With grinding, slashing guitars and hard-driving rhythms, it's impossible not to get caught up in "Snappin' Necks," especially on tracks like "Propaganda," "Not Promised Tomorrow" and the title track. Some tracks may still be a little too "rap" for my taste but even then, the irresistible fretwork of Rich "The Duke" Ward keeps me interested.

This 2006 re-release of the 1995 album contains all eleven tracks from the original release, re-mastered and sounding damn crisp and heavy, as well as four bonus tracks (including one demo and one live track) and a video for "Not Promised Tomorrow." "Love Has No Color," the first of the bonus tracks, is a simmering, atmospheric little number that is as haunting as it is insightful. This re-release is a cool package all around because the previously hard-to-find CD was ridiculously costly (selling on eBay for $20 and up), the re-mastering makes the disc more listenable, the bonus tracks are worthy additions rather than just filler and the newly re-designed cover is better than the original. All that and the fact that "Snappin' Necks" is a damn fine album that I overlooked the first time round (due to my dislike of rap-style rock vocals).

Some albums deserved to never go out of print and Stuck Mojo's "Snappin' Necks" is definitely one of them.

Stuck Mojo is: Bonz as lyrical expressionist, Rich Ward on guitars and backing vocals, Dwayne Fowler on bass and backing vocals, and Brent Payne on drums.

For more information visit http://www.stuckmojo.us


"Snappin' Necks" (Century Media; 1995)

Reviewed by Christopher J. Kelter

Stuck Mojo's debut was a revelation for many - the combination of hard rock and a rap-singing style pre-dates Korn by at least one year. Just because Stuck Mojo aren't as popular as Korn doesn't mean they aren't relevant. In fact, as I write this, Korn's fan base seems to be deteriorating and it wouldn't surprise me if Stuck Mojo gets a whole bunch of new fans as Korn fans search for something more grounded.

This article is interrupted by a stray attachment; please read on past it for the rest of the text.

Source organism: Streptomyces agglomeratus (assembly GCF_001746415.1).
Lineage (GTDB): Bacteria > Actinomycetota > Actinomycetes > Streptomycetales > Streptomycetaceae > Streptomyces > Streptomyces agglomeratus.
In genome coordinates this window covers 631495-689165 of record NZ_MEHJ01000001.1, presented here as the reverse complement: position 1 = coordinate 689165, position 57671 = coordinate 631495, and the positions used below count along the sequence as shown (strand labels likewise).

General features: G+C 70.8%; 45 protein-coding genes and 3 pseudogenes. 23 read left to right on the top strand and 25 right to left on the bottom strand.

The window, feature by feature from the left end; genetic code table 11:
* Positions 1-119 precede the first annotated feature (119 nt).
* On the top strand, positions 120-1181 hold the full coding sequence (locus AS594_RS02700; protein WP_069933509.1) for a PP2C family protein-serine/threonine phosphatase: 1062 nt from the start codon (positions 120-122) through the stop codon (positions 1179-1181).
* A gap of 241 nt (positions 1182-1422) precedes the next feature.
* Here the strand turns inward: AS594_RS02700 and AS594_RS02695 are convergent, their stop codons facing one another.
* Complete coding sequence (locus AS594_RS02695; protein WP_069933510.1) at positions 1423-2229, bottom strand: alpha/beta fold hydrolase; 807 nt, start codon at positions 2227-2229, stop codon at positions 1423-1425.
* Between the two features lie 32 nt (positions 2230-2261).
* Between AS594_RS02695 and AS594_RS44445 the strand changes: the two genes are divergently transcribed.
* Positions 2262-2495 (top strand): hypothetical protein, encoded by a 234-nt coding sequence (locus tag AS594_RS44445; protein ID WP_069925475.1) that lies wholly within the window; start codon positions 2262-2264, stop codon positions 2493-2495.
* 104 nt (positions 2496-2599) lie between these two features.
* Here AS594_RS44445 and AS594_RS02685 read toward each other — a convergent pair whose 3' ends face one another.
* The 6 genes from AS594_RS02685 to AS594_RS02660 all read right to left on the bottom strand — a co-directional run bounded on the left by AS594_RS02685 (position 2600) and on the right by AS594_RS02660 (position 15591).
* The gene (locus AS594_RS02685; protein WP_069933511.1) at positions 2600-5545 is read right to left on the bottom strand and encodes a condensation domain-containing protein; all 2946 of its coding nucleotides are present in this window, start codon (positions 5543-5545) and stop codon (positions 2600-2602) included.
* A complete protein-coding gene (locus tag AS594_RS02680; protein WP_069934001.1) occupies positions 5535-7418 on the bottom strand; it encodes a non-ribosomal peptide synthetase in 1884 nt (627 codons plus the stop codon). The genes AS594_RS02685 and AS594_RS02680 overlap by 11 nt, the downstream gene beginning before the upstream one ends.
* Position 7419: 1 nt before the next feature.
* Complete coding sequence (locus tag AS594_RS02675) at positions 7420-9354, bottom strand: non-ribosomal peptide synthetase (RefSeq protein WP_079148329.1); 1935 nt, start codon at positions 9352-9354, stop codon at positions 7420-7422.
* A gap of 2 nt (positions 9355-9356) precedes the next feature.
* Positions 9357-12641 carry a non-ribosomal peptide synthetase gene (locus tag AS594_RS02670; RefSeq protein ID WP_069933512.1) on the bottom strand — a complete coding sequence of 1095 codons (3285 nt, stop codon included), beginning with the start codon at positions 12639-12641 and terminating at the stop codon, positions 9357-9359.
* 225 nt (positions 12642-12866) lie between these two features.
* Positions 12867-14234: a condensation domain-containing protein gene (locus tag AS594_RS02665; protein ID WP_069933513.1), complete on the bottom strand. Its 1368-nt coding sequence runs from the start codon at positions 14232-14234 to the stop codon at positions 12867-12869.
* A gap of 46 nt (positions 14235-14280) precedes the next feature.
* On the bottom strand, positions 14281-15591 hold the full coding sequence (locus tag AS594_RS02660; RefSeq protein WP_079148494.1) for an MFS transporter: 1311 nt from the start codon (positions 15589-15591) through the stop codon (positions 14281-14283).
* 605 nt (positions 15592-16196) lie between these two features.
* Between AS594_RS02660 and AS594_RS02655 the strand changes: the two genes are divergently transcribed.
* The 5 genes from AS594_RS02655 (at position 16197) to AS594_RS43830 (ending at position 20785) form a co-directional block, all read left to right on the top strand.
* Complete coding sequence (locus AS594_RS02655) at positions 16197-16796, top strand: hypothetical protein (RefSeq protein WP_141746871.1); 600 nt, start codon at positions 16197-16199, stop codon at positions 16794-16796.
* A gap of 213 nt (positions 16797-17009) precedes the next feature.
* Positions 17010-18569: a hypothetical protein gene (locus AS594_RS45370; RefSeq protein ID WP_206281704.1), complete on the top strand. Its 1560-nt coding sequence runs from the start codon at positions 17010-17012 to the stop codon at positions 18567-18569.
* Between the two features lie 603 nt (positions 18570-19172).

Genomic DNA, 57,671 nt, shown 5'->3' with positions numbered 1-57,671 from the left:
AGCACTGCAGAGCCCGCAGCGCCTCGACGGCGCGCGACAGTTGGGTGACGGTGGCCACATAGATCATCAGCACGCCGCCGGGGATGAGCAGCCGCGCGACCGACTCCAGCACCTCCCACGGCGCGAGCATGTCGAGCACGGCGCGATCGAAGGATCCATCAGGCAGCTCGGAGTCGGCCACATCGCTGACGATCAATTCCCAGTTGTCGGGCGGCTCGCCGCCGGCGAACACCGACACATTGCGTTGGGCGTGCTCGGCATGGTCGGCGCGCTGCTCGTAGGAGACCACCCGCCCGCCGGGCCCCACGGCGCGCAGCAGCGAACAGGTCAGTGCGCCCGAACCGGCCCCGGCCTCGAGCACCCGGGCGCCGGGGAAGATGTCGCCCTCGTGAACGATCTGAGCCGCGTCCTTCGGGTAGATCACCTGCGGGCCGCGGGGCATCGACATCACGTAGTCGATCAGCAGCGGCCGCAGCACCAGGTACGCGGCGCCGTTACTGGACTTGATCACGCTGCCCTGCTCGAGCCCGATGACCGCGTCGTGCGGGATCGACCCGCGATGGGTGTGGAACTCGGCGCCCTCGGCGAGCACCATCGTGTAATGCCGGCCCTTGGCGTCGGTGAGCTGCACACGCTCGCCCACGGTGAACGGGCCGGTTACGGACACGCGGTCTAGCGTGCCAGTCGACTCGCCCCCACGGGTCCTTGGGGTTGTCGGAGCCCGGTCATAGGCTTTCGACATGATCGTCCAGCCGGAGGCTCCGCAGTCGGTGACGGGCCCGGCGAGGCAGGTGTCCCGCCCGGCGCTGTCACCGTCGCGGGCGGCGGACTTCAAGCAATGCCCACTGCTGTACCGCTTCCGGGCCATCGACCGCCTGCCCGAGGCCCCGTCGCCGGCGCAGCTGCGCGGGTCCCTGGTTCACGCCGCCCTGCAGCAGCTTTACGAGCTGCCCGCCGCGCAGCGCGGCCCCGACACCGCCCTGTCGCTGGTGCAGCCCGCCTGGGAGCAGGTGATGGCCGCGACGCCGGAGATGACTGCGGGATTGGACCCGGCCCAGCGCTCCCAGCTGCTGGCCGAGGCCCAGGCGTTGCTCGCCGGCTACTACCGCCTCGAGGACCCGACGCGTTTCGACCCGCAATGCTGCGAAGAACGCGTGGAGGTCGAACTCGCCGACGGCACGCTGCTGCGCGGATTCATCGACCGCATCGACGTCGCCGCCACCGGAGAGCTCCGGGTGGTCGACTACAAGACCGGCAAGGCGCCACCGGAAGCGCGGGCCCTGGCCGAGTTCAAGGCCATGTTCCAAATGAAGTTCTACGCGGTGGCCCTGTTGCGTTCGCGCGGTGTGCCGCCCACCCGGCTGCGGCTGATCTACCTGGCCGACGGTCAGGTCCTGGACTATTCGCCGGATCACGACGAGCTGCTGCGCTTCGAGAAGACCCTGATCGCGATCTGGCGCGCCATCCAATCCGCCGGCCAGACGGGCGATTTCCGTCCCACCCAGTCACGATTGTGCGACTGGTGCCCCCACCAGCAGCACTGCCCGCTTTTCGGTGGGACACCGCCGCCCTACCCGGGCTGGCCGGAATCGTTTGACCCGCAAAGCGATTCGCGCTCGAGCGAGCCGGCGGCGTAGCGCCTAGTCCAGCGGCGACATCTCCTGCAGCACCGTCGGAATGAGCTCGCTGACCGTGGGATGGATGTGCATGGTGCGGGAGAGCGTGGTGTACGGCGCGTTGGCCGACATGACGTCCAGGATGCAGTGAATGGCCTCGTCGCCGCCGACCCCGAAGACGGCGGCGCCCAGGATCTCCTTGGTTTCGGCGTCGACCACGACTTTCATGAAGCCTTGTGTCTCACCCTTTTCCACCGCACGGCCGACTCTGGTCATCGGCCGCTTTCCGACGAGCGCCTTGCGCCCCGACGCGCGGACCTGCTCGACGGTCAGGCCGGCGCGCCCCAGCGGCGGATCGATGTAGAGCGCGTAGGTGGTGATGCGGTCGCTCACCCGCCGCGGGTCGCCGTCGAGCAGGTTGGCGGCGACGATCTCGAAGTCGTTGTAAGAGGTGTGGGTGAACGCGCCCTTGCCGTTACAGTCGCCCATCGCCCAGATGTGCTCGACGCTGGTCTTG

Unlike Korn, Stuck Mojo don't go to the well of personal troubles to draw inspiration for their lyrics. Stuck Mojo look at the world around them and see the hopelessness of youth living in urban areas ("Not Promised Tomorrow"), artists pandering to trends ("Snappin' Necks"), fighting other people's expectations of Stuck Mojo's failure ("F.O.D.") - and that's just the first three songs! - the rest of the lyrics continue to deal with very serious topics. 

The music holds up just as well - heavy grooves blend with ferocious beliefs - and it is infectious. What's worth hearing from Stuck Mojo is "Not Promised Tomorrow," the title track, "Who's The Devil," and the scathing "Monkey Behind The Wheel."

My first introduction to Stuck Mojo was in the live setting and hearing the CD is a bit of a let down if only because Stuck Mojo's live performances are so intense. "Snappin' Necks" is a definite 'keeper' and has given me a chance to relive the memories of a great concert. 

"Snappin' Necks" was produced by Jozef Nuyens (Jason & The Scorchers). 

Stuck Mojo is: Bonz as lyrical expressionist, Rich Ward on guitars and backing vocals, Dwayne Fowler on bass and backing vocals, and Brent Payne on drums.

For more information visit http://www.stuckmojo.us


Rating Guide:

A classic. This record will kick your ass.

Killer. Not a classic but it will rock your world.

So-so. You've heard better.

Pretty bad. Might make a nice coaster.

Self explanatory. Just the sight of the cover makes you wanna hurl.


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Copyright 2008 by R. Scott Bolton. All rights reserved.
Revised: 05 Nov 2017 10:28:12 -0500.